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Savor the Journey While You Travel Abroad

Slow Travel in Europe

“It is good to have an end to journey toward; but it is the journey that matters, in the end.”—Ernest Hemingway

Now that is one philosophy I can live by … and have since my very first holiday abroad. T.S. Eliot teaches us: "The journey not the arrival matters." I can't help but think these early 20th-century literary giants knew a thing or two implicitly about slow immersion travel—how to embrace the time as we travel as much as where we travel. Have you ever found yourself so caught up in the moment that your heart skipped a beat? Cultural immersion is the key to unlocking moments such as these. Unless you're willing to break away from the rigors of a traveler's hotspot checklist, you'll never come close to connecting with a foreign land, its rituals, and most importantly, its people. We're about to embark on a voyage through exciting lands—this is a collection of vignettes—more about the journey than the final destination, as my title implies.

Tuscan Countryside
Tuscan countryside.

Take a Bite of Culture

One night in Florence, Italy, I faced the prospect of dining alone because my partner opted to stay behind after an exhausting day of exploration. But where was I going to eat, and do so all by myself? Promising never to succumb to the tourist traps that serve mediocre food at astronomical prices, I asked Monica at the front desk where she dined. In no time, I was at a nearby bistro dining with a Florentine family and some new friends. When I arrived at La pentola dell'Oro Osteria, I shuttered in my footsteps for it looked nothing more than a pizzeria with empty tables and chairs to boot. As it turned out, looks can be deceiving. I walked in and the owner Simon already knew my name and welcomed me. Surprised by his inside knowledge, I realized Monica must have called ahead. After a peck on each cheek, my first in Italy, he escorted me through to the kitchen to meet mama—cooking pasta of course (I am not making this up) and then led me downstairs into a 14th-century grotto replete with brick vaults and medieval wells covered over by glass and illuminated within. As Brunilda from Romania explained the menu, travelers at nearby tables chimed in with their recommendations. Before I knew it, we were all friends and with each new encounter, my embrace grew stronger. Traveling solo certainly has its advantages.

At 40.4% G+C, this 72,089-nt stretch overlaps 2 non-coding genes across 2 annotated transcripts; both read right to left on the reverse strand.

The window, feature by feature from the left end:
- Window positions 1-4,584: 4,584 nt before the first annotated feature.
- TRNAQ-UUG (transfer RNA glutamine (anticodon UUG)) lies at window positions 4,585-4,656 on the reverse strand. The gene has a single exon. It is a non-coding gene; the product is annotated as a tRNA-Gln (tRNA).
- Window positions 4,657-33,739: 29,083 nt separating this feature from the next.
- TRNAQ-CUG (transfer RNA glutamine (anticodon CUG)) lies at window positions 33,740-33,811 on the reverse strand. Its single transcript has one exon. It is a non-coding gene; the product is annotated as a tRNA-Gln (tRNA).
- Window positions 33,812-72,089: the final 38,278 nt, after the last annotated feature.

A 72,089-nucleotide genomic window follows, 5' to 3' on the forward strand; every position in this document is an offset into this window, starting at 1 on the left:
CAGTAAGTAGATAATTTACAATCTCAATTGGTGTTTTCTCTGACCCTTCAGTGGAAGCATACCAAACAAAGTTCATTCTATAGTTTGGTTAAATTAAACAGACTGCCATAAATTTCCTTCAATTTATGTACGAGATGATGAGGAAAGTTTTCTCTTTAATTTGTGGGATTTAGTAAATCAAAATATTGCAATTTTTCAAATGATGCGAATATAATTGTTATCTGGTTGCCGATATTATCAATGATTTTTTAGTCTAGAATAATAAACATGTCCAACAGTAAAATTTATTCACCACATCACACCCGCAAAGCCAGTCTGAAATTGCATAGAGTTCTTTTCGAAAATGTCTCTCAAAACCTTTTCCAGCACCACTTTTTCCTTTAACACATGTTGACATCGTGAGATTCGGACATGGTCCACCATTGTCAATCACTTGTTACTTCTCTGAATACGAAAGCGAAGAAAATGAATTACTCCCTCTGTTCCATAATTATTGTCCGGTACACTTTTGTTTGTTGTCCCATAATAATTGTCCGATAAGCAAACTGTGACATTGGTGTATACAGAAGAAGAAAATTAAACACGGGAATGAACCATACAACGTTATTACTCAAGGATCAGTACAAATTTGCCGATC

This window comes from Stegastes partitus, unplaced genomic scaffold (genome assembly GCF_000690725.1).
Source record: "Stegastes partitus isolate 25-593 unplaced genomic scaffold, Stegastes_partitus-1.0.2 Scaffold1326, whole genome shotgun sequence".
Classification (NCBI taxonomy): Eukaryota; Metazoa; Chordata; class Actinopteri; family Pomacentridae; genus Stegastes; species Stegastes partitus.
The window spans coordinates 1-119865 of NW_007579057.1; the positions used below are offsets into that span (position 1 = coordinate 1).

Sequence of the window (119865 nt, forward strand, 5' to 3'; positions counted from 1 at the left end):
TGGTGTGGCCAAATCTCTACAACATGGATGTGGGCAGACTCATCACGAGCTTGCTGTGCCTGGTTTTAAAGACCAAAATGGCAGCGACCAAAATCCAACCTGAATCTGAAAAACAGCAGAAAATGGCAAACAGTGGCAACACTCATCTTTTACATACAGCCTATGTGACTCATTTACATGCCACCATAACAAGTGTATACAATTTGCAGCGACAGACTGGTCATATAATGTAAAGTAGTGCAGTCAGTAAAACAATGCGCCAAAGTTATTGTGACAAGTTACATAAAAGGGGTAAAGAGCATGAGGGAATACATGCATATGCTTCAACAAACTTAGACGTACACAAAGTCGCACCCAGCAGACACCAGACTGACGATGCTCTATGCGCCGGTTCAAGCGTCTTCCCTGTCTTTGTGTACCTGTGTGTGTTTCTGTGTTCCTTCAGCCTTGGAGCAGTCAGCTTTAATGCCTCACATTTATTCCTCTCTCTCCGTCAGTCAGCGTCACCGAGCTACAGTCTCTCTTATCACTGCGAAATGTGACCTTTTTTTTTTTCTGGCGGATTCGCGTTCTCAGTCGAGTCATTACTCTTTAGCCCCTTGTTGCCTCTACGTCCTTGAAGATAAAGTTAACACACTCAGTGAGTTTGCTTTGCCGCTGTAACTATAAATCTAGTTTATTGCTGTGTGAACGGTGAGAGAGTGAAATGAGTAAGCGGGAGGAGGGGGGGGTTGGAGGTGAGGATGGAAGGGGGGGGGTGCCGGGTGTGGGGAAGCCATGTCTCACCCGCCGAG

* * *

A memorable experience in Volendam, The Netherlands, began when my colleague and I popped into a cheese shop brimming with over-sized wheels of golden deliciousness. Our mission was an encounter with the locals in hopes of learning something about Dutch living. Not only did we find out that the owner was a fourth-generation proprietor, but her daughter and grandson worked in the shop as well, making for three generations of Dutch cheese makers. Before long, we were sampling the goods, new versus aged, and all the tastes were scrumptious. We learned about the traditions of cheese making as well. Then something funny happened. Her grandson turned to me and told me to pick up two of the large cheese wheels on the pallet. Oblivious to his prank, I reached down to grab them only be pulled back down to the ground. "These are heavy," I exclaimed and we all laughed. I opted for one and with that, the family gathered around me for a cheesy portrait. You'll never find encounters like this on any itinerary in the world! 

Volendam, Netherlands with cheese
With the 4th-generation owners of the Smikkelaar Cheese Shop in Volendam, The Netherlands.

* * *